First the bad news: The Garissa-type massacre will not be the last; and it is possible for matters to get worse. I will come to the reasons in a moment.
Since the Garissa Massacre, several commentators and TV pundits have struggled to explain how a well-educated young Muslim, Mohammed Abdirahim Abdullahi, could mastermind such a horrifyingly wicked act – in effect murdering unarmed, innocent children in their sleep! In seeking to shed light on this seemingly inexplicable horror, they have focused on social, economic, and psychological factors. Most of the analysis revolves around the thesis of a difficult upbringing or marginalisation, exacerbated by war-induced trauma and dislocation.
But this is only one view of the story.
The other view can be told through four analytic lenses: genetics, identity, age and context.
In an earlier commentary tilted ‘Violence is useful – or is it?’ (http://jasonkapkirwok.com/about/articles-by-jason-kapkirwok/59-violence-is-useful-or-is-it/), I argued that human-on-human violence not only has historical antecedents, but it may very well be encoded in our genes. This, I argued, is especially so if we examine violence through the clarifying prism of Darwin’s theory of evolution. The scientific speculation that evolution through natural selection has favoured a violent gene is quite compelling when you consider that competition for generational survival among humans – from prehistory to the 21st Century – has often involved the use of deadly violence. To put it crudely, those who employed violence or other cruel tactics to eliminate competitors from the gene pool ensured the survival of their own genes. When you subject this process to millions of years of natural selection winnowing, you end up with a sharper and sharper instinct for violence. Yes, I admit that this conjures up the bleak image of humanity in a perpetual violent survival struggle, a fact that is not borne by facts. I have two responses. First, if most of us coast harmlessly through life without perpetrating egregious violence, it is not because we do not have the latent, genetic potential; it is often simply because the circumstances, and therefore the stimuli, are not powerful enough.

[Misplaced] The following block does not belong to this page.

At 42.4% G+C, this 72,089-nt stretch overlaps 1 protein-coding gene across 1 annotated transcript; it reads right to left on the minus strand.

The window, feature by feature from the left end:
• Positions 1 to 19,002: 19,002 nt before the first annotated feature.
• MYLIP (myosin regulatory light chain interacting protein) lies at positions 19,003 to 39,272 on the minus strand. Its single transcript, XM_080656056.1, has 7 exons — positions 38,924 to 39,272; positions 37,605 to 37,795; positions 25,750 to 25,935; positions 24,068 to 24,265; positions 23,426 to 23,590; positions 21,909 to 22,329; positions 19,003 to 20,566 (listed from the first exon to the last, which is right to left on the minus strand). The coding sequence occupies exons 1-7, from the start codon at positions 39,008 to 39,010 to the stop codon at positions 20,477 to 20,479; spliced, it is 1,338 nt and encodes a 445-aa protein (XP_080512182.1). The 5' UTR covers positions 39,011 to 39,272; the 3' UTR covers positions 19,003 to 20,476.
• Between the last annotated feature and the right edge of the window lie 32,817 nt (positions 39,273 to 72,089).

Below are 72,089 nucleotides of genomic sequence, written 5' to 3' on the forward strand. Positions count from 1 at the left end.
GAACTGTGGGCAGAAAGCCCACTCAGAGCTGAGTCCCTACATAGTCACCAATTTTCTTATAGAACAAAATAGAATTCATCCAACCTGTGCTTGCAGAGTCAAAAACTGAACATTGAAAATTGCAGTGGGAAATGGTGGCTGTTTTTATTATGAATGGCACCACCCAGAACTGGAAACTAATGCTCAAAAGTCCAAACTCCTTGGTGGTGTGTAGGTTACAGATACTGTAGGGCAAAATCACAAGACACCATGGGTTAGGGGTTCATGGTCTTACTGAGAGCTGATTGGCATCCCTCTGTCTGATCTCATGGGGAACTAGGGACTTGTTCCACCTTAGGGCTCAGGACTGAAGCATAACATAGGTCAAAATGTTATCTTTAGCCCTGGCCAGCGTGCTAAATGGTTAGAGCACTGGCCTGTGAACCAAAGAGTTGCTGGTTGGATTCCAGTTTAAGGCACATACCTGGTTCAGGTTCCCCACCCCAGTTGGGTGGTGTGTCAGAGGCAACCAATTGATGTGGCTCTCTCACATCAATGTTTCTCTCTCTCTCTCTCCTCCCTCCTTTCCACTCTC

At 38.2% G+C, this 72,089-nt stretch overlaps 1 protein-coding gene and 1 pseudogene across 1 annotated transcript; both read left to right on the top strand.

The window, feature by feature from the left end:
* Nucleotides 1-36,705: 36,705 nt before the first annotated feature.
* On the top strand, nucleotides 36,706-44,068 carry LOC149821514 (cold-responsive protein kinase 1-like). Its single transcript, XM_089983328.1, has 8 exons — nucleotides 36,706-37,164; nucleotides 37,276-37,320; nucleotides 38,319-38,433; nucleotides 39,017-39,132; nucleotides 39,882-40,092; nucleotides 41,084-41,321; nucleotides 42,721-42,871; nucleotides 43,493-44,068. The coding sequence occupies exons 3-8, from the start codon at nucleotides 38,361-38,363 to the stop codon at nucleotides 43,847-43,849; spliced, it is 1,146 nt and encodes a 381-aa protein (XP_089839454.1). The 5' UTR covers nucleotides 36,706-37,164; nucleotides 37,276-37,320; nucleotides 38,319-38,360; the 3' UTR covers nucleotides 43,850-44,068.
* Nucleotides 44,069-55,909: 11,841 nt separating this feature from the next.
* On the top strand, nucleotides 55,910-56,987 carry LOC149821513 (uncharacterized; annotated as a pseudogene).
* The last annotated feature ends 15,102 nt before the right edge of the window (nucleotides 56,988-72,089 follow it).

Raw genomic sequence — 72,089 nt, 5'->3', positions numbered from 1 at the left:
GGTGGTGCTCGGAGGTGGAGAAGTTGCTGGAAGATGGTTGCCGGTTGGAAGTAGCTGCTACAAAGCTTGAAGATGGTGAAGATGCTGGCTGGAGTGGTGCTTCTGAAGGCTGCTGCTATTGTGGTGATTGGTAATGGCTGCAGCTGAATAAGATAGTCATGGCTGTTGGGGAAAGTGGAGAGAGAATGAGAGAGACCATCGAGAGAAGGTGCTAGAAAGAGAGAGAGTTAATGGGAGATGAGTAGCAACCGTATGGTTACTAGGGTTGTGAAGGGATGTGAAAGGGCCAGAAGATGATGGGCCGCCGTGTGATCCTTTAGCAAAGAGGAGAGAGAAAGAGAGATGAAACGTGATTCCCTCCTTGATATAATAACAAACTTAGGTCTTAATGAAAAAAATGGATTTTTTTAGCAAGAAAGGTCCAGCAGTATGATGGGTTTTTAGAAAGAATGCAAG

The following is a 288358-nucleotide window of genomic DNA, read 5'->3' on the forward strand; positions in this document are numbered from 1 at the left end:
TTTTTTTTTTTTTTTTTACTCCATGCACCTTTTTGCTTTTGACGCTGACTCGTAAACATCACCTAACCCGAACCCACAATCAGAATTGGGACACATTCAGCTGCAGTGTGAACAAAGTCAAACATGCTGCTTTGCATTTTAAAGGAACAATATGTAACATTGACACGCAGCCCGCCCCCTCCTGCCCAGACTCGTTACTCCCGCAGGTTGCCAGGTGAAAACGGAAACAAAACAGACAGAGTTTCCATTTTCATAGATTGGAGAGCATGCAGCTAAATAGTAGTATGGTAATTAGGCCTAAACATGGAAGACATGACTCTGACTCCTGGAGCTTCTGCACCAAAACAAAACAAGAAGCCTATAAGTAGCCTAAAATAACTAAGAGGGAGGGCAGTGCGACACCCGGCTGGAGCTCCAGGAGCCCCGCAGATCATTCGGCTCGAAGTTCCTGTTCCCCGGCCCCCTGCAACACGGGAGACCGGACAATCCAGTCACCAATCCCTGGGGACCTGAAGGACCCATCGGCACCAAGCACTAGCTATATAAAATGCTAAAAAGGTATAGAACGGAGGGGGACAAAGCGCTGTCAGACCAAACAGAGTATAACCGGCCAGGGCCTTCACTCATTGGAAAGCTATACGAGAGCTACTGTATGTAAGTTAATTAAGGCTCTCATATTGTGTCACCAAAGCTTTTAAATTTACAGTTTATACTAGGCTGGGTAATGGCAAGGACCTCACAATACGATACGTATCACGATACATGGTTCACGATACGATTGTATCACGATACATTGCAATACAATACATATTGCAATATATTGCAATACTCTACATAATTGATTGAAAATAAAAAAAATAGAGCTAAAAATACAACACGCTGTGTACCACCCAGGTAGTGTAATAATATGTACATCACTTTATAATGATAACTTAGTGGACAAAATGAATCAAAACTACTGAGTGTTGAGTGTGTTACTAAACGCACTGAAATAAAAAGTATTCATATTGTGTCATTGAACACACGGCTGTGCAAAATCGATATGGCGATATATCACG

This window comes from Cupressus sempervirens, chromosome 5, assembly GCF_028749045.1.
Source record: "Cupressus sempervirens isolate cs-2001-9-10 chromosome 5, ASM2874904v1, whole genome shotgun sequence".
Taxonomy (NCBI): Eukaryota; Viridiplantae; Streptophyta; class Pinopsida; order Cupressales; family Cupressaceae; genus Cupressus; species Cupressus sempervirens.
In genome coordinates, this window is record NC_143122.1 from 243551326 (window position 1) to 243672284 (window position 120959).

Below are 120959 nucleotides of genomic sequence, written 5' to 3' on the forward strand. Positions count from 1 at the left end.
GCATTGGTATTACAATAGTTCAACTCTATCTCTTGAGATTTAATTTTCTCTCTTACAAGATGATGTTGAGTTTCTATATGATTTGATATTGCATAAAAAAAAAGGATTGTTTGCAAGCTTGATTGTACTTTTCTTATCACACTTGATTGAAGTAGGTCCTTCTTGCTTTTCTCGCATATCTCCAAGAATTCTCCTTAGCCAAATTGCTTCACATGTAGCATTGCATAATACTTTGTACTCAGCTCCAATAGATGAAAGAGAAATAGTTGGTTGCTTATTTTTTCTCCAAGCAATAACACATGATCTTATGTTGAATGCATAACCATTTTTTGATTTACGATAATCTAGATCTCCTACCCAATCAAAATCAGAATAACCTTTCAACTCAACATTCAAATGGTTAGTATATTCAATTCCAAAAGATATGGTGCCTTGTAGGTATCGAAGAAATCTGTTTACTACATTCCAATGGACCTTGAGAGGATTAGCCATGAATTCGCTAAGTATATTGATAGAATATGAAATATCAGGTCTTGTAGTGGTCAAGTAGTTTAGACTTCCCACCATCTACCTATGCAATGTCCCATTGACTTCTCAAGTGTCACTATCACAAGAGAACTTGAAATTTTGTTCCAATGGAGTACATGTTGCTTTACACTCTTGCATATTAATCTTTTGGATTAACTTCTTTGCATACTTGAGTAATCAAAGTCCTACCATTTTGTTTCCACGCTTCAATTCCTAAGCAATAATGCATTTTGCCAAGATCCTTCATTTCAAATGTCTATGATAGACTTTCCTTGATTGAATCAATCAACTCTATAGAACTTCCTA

Second, and more important, the ‘violent gene’ theory must be juxtaposed against a countervailing speculation that evolution has simultaneously favoured a cooperative gene. Except in the case of the very few so-called lone-wolf killers, cooperation is needed if violence has to be deployed successful against enemies. You need kindred spirits for your violence project to truly succeed. This brings us to the second reason: identity.
In his book, “The Clash of Civilizations and the Remarking of the World order”, Samuel P. Huntington contrasts the period during the Cold War when the main question confronting States and people was a politically partisan “Which side are we on?” (West, East or Non-Aligned?), to the post-Cold War period where the main question is one of identity: “Who are we?” (Which cultural grouping – ethnic, religious, national, civilization do we have greatest kinship to?). The paradox – which mirrors the violent gene/cooperative gene enigma– is this: people can only accept who they are by rejecting who they are not! As people seek and glorify the unifying similarities of “their “culture, they simultaneously despise (sometimes violently) the dividing dissimilarities of “other’s” culture.
Identity is therefore a powerful force behind terrorist groupings and actions. At the individual level, the intensity of the search for identity and meaning is age dependent: an impressionable mind and irrepressible energy make for a deadly mix. But even then, context and stimuli matter.
At the global level, it is argued that the rise of international terrorism is a rejection of the hegemony of Western cultural values, a phenomenon that has intensified since the end of the Cold War in the early 90s. According to Huntington, this phenomenon has coincided with three other developments: the relative decline of the West, the growing power of the East and the resurgence of Islam as the “solution” to questions of “identity, meaning, stability, legitimacy, development, power and hope”. Nothing animates the multitude of young, gullible Muslims than the prospect of reconstructing this disorderly and corrupt global society to conform to the orderly dictates of the “Most Merciful and the Most Beneficent” one.
We see this revealed in Boko Haram’s explicit rejection of “Western education”. And in the case of ISIS, and to a lesser extent Al Shabab, the drive is the fantasy of constructing and ruling society in strict conformity to the authority of the Prophet (SAW). Added to this, of course, is the aggravating context of war, dislocation, poverty, and any number of grievances – real or imagined.
If ISIS continues to win and expand territory, their victory will continue to be a powerful recruitment tool for kindred terrorists. But here is the good news: terrorists will never win; they never have – throughout history. Furthermore, the conquest of distance and space by science means detection and response will continue to get better. But most important, it means the cooperative gene will find more expression.